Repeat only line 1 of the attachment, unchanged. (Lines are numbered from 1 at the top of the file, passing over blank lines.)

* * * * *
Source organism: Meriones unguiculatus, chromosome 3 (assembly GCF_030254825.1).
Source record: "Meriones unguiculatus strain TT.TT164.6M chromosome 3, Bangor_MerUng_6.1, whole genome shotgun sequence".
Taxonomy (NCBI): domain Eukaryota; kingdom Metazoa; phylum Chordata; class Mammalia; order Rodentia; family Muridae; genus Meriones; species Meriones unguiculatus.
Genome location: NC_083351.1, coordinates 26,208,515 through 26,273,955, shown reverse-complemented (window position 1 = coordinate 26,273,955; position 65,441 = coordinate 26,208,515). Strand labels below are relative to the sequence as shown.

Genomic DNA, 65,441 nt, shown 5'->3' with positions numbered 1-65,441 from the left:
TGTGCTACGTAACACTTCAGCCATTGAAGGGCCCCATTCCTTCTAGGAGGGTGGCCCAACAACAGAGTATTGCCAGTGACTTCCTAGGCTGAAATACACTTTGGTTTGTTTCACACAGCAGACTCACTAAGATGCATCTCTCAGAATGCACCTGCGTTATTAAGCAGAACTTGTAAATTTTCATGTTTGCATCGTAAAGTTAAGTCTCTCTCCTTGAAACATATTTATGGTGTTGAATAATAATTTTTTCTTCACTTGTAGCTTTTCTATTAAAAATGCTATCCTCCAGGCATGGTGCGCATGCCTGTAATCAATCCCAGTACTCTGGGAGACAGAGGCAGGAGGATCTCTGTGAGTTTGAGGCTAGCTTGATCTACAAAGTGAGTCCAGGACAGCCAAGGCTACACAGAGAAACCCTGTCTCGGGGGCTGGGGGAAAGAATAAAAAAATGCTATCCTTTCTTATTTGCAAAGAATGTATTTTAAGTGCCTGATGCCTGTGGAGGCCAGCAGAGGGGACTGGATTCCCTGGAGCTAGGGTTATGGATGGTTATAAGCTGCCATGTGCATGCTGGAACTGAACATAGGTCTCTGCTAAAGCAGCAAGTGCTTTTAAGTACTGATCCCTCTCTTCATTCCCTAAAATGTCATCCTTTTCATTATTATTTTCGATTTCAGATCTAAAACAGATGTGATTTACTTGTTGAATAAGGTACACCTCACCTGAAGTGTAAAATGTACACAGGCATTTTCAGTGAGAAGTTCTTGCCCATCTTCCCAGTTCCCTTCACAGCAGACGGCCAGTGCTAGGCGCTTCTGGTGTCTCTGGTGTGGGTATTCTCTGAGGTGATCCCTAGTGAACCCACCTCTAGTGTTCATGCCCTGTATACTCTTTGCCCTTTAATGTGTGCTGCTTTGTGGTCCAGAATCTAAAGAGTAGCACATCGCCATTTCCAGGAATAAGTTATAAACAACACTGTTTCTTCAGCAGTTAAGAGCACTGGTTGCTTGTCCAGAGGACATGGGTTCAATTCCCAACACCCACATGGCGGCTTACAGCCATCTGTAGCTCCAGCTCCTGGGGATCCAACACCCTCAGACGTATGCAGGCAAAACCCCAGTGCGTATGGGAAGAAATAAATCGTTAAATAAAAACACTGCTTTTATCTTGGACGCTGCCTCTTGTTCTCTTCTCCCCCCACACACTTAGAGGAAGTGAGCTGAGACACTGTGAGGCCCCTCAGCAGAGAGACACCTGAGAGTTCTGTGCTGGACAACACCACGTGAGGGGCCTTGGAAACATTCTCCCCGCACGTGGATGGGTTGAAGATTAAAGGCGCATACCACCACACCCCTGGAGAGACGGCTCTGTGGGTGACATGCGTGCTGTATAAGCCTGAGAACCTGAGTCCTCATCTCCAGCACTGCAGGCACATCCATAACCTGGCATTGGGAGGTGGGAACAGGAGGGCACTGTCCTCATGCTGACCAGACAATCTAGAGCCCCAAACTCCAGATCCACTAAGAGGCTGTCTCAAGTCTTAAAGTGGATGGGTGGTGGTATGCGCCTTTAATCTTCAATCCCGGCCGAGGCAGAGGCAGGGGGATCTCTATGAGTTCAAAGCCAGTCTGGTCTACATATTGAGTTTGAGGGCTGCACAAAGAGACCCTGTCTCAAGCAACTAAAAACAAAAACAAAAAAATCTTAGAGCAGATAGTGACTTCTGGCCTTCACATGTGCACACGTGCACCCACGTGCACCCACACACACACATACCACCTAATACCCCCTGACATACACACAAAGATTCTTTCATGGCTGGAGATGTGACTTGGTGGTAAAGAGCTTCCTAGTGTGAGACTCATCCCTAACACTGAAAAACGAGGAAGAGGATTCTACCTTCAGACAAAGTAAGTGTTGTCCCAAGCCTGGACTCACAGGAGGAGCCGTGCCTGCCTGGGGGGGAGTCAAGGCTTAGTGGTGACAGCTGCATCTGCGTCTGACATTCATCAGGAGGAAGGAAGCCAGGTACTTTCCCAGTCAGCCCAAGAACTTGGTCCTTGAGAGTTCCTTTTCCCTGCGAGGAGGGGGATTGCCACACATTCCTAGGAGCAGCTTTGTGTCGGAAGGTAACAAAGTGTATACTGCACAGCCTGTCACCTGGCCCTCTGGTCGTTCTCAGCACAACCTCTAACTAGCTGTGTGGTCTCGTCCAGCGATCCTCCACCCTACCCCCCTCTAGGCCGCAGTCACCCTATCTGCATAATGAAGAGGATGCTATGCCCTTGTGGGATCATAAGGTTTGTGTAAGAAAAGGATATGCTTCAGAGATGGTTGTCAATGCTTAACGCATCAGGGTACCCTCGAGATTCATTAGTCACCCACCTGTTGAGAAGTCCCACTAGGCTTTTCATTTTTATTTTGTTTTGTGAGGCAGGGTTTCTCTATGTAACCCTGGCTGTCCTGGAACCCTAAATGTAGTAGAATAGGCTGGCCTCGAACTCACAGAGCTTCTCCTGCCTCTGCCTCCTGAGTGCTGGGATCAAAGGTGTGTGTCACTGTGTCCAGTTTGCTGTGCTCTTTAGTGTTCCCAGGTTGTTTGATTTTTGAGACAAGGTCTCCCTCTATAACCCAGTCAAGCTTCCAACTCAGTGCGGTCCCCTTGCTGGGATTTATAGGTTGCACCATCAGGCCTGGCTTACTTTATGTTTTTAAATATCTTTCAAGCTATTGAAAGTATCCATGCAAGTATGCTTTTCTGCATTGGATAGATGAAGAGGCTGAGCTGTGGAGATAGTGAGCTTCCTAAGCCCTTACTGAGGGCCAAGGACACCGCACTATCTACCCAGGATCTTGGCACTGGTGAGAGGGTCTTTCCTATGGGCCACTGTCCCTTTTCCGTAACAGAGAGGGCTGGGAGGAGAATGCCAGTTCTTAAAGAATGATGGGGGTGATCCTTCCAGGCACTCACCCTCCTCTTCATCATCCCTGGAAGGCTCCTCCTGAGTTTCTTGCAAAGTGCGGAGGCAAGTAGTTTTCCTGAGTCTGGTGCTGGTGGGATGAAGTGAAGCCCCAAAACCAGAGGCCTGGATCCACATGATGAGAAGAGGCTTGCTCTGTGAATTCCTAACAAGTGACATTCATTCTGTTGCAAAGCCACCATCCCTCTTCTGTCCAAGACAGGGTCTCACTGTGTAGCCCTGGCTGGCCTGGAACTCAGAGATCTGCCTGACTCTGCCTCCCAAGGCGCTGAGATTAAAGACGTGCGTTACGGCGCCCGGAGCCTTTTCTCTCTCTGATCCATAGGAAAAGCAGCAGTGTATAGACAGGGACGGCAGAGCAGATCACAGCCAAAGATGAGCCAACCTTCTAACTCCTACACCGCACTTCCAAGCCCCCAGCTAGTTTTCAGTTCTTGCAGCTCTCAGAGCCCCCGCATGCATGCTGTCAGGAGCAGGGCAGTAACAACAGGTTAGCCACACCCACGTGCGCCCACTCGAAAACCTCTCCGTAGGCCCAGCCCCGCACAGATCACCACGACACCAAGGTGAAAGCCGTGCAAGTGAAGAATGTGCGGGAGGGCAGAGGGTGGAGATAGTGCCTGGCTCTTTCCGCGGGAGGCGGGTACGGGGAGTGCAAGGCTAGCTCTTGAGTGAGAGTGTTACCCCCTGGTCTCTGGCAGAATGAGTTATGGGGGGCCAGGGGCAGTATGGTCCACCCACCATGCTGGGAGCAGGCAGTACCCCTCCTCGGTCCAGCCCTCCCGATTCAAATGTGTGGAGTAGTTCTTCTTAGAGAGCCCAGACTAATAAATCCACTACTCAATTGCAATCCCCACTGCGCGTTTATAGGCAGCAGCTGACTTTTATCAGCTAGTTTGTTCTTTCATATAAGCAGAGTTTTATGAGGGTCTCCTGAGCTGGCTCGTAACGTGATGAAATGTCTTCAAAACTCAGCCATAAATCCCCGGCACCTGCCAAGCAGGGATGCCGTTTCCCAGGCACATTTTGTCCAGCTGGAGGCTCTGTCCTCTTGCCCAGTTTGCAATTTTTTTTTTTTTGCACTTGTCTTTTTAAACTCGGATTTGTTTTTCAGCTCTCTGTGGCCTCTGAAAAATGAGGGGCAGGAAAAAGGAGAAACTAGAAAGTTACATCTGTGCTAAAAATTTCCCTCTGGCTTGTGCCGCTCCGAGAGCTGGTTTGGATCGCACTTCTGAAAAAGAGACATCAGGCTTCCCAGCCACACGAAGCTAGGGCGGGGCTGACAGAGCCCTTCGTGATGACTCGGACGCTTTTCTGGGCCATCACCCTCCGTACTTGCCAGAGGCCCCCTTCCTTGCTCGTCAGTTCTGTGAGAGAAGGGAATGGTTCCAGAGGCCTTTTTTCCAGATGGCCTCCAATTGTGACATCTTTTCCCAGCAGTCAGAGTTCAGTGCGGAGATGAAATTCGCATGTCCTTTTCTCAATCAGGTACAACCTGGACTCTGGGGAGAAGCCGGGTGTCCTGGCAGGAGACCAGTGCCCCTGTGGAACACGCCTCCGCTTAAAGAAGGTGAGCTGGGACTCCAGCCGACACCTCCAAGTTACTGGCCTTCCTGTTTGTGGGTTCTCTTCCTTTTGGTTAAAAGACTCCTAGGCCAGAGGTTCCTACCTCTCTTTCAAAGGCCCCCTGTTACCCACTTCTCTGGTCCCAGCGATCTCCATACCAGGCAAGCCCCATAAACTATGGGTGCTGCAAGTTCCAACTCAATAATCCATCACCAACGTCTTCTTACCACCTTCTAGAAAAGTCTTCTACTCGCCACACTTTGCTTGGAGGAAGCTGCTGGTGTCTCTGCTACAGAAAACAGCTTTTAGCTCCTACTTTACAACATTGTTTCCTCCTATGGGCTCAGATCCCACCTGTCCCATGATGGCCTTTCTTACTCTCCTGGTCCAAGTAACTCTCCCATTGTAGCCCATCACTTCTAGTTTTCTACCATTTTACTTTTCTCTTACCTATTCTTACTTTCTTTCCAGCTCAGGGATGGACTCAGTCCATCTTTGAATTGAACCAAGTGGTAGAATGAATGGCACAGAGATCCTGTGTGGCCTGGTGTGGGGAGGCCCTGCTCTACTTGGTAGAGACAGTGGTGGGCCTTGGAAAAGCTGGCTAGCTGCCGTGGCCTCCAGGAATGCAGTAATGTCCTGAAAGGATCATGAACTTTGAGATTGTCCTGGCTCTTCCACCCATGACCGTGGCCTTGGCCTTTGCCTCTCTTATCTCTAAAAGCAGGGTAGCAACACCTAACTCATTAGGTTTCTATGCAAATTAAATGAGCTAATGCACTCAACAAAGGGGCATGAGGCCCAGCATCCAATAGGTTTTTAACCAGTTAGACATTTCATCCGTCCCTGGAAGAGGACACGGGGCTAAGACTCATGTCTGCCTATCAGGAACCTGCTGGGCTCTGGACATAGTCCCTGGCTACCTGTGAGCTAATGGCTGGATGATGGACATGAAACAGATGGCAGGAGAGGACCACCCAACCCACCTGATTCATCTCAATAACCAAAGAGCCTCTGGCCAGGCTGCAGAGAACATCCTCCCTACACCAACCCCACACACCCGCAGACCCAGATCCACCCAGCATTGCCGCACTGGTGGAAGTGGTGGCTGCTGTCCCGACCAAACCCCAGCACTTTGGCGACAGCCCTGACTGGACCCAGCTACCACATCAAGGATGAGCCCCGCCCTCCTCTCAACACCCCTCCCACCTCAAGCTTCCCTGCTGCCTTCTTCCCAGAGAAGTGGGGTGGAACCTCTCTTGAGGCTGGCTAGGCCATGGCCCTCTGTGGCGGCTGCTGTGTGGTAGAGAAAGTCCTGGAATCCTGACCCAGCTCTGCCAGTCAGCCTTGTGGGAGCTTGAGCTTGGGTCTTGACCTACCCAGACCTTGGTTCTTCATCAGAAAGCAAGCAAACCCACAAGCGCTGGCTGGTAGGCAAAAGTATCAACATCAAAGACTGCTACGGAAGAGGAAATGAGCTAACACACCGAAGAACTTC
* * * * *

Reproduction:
Source organism: Meriones unguiculatus, chromosome 3 (assembly GCF_030254825.1).